Pathologies of sexual development are common in humans, reflecting the precarious processes of sex determination and sexual differentiation. The gonad forms as a bipotential organ, composed of cells that can differentiate as testis or ovarian cell types. The primary sex-determining step is the fate decision that occurs in the somatic supporting cell lineage. We previously showed that supporting cells are initially balanced between Sertoli (testis) and follicle (ovary) fates by opposing and antagonistic signaling networks. In XY embryos, this balance is disrupted by the transient expression of the Y-linked gene Sry in supporting cell precursors. Our global analysis of the gonad transcriptome revealed two concurrent networks in the XY bipotential gonad, one male and one female. This data suggests that male sex determination requires both the activation of male pathway genes and the stable repression of the underlying female pathway during male fate determination. This idea is supported by the finding that loss of function of the polycomb protein M33/CBX2 in mice or humans results in male to female sex reversal. During this funding period, we found that Notch signals in rapidly dividing cells that give rise to the supporting cell precursors, whereas NUMB localizes basolaterally in these cells, but is symmetrically distributed in cells in the interior of the gonad that establish expression of either SRY and its downstream target SOX9, or the earliest marker of female supporting cell precursors, FOXL2. We found that NUMB-expressing supporting cell precursors of both sexes are p27/p21-positive and arrested in G0/G1 of the cell cycle at the stage when differentiation begins. We hypothesize that Numb mediates cell cycle arrest, which is required for chromatin remodeling through the activity of the polycomb complex (PRC1) to establish and/or maintain Sertoli and granulosa cell fate. In this proposal, we will determine how gonadal cells approach and execute the sex-determining cell fate decision through the following aims: (1) Determine the role of Notch/Numb signaling and cell cycle arrest in specification of the supporting cell lineage;(2) Determine whether M33/PRC1 is required to establish the supporting cell lineage and to maintain Sertoli or granulosa cell fate. Integration of the cell cycle with cell fate specification and epigenetic reprogramming will have broad relevance to the fields of organogenesis and stem cell biology and will provide insight into the developmental basis for disorders of sexual development and infertility.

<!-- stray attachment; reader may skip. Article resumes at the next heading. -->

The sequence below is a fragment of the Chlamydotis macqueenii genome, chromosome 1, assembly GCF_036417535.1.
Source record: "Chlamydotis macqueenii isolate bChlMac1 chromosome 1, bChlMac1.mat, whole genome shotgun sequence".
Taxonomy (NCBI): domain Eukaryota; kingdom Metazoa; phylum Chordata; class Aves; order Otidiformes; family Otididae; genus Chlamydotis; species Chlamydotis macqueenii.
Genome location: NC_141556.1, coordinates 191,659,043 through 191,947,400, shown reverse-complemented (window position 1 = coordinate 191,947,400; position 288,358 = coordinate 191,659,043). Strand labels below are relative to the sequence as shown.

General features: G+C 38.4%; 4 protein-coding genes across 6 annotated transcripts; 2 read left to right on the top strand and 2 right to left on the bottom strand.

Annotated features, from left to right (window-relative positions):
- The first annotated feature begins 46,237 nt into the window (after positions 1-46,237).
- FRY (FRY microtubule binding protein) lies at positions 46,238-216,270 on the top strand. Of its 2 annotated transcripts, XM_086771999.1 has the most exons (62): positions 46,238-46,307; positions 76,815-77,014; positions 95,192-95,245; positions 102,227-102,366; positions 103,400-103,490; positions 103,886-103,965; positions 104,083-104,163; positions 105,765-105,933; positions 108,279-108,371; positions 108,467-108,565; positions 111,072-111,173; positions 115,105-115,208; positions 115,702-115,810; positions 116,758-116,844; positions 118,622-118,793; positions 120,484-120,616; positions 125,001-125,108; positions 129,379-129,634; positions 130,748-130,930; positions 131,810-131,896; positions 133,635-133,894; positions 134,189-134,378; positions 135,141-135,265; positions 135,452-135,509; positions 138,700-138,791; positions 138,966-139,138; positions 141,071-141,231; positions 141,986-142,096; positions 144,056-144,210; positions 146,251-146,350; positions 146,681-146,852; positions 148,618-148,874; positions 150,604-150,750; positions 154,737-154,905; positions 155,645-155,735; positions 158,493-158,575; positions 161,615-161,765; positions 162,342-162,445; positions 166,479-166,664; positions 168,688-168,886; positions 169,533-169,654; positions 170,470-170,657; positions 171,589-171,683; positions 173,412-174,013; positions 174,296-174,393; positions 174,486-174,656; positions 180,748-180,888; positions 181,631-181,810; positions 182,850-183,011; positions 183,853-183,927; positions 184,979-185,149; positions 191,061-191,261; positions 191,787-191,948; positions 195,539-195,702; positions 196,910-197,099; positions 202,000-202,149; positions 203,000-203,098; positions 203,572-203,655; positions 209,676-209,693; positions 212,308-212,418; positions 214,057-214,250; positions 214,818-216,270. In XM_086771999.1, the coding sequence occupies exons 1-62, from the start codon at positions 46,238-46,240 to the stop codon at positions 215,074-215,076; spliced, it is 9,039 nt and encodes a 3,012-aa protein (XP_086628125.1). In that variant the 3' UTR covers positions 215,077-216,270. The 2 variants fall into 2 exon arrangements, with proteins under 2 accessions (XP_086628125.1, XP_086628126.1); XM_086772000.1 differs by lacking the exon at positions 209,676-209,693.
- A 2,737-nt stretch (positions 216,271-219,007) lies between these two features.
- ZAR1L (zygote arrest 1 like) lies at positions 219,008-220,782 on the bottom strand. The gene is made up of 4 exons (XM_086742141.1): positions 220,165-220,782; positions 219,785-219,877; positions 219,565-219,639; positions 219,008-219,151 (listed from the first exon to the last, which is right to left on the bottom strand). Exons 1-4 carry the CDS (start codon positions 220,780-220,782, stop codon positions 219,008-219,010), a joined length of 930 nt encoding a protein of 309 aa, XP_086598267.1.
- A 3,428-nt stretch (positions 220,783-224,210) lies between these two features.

Statement This proposal will fill a significant gap in our understanding of how the cell cycle is integrated with cell fate specification and epigenetic reprogramming. Results will have broad relevance to the fields of organogenesis, reprogramming, and stem cell biology. Within the field of reproductive biology, results will provide insight into the epigenetic basis for disorders of sexual development and infertility such as those associated with mutations in ATRX, M33/CBX2, and the GATA4/FOG2 complex.
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|Lin, Yi-Tzu; Barske, Lindsey; DeFalco, Tony et al. (2017) Numb regulates somatic cell lineage commitment during early gonadogenesis in mice. Development 144:1607-1618|
|Capel, Blanche (2017) Vertebrate sex determination: evolutionary plasticity of a fundamental switch. Nat Rev Genet 18:675-689|
|Bunce, Corey; Capel, Blanche (2016) Cycling in the Cell Fate Landscape. Curr Top Dev Biol 116:153-65|
|DeFalco, Tony; Bhattacharya, Indrashis; Williams, Alyna V et al. (2014) Yolk-sac-derived macrophages regulate fetal testis vascularization and morphogenesis. Proc Natl Acad Sci U S A 111:E2384-93|
|Capel, Blanche (2014) Development. The minimalist Y. Science 343:32-3|
|Capel, Blanche (2014) Ovarian epithelium regeneration by Lgr5(+) cells. Nat Cell Biol 16:743-4|
|Shaffer, H Bradley; Minx, Patrick; Warren, Daniel E et al. (2013) The western painted turtle genome, a model for the evolution of extreme physiological adaptations in a slowly evolving lineage. Genome Biol 14:R28|
|Capel, Blanche; Tanaka, Minoru (2013) Forward to the special issue on sex determination. Dev Dyn 242:303-6|
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